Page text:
Gone camping: Burn patients soar to new heights

Patient Stories |



At Hoosier Burn Camp, scars are secondary to summer fun for Riley kids.

By Maureen Gilmer, IU Health senior writer, mgilmer1@iuhealth.org

She might not be a trapeze artist, but Sienna Partlow traverses the high-flying ropes course at Hoosier Burn Camp with the confidence of a 13-year-old girl who has nothing to lose.

Or nothing to fear.

Fifty feet above the expansive woods at this special summer camp in Brookston, Indiana, she pulls, pushes, swings, crawls and climbs her way through the “sky walker” course, safe in the knowledge that she will be caught if she falls.

That feeling of safety comes not only from the harness attached to her small frame, but also from the people around her – fellow campers and counselors who cheer for her every step of the way.

Sienna is one of 49 campers participating in this year’s Hoosier Burn Camp summer camp, which is celebrating its 25th anniversary.

All have suffered serious burn injuries at some point in their lives; most were treated at Riley Children’s Health, a partner in this annual weeklong escape from the city.

Here, they get to be “just one of the kids,” says Caitlin Dougherty, a longtime child life specialist in the burn unit at Riley who recently joined the team at Hoosier Burn Camp as program manager.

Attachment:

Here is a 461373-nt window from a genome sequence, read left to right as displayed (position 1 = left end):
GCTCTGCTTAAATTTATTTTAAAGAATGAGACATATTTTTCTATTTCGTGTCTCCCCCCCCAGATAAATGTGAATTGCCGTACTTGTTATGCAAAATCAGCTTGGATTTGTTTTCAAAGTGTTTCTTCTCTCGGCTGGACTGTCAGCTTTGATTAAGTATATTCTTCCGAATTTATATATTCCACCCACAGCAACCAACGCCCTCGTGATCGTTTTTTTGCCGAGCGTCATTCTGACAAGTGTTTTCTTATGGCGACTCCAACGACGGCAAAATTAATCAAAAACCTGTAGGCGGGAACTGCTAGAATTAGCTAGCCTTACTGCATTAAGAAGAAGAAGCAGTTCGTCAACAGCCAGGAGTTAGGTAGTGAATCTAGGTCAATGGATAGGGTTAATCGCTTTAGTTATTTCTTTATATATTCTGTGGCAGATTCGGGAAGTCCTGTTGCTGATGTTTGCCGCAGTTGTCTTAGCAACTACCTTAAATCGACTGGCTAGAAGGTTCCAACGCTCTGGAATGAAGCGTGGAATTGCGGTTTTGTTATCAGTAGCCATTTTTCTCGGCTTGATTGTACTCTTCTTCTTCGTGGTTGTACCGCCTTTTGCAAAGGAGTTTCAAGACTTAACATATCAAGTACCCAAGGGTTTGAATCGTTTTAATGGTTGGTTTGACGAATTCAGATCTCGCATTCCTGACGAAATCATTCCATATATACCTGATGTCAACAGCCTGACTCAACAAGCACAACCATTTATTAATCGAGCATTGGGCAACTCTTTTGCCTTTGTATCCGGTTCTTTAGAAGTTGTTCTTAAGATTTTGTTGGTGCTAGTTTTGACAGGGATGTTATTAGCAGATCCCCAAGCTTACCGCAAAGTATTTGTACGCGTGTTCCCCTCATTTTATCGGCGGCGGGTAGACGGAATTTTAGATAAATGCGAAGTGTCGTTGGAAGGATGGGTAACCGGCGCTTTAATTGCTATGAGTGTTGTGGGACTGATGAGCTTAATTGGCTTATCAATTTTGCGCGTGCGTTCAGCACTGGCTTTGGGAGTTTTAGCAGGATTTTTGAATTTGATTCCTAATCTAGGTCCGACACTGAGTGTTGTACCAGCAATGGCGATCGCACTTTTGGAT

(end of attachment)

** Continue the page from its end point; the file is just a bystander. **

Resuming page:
“I can’t say it any better than what one of our kids shared last night,” she recalled. In his words: “We’re not here because we wear the same shirts or the same shoes. We’re here because we wear the same scars. And here, we can be just who we are.”

Unlike at home, they don’t have other kids staring at them or peppering them with questions. Or even worse, wanting to touch their scars.

“It’s so important for these kids,” Dougherty said. “They get to be in a place where they can be a kid and where people love them for who they are.”

Hoosier Burn Camp was conceived by the Indiana Fire Marshal’s Office and Riley Hospital more than 25 years ago to help kids ages 8 to 18 heal emotionally and socially from serious burns.

The summer camp, housed at the YMCA’s Camp Tecumseh northwest of Indianapolis, is just one of many programs the organization offers throughout the year for burn survivors and their families. (Some lucky teens will be going white-water rafting in North Carolina this summer; others will be traveling to Alaska with the organization.)

The camp is free for participants. Fundraisers and other in-kind support remove the financial barrier for families.

This is Sienna’s third year at camp. She was burned at age 10 in a bonfire accident and remembers having a tough time in the hospital.

“I screamed at everyone at Riley,” she said.

She’s in a much better place now, pushing herself to get stronger. Activities like the ropes course, swimming, horseback riding, canoeing, archery, fishing, yoga, crafts and cooking all help stretch campers’ muscles – both physically and mentally.

Daniel Lynch, 18, says he keeps coming back to camp each year because he likes the family it creates.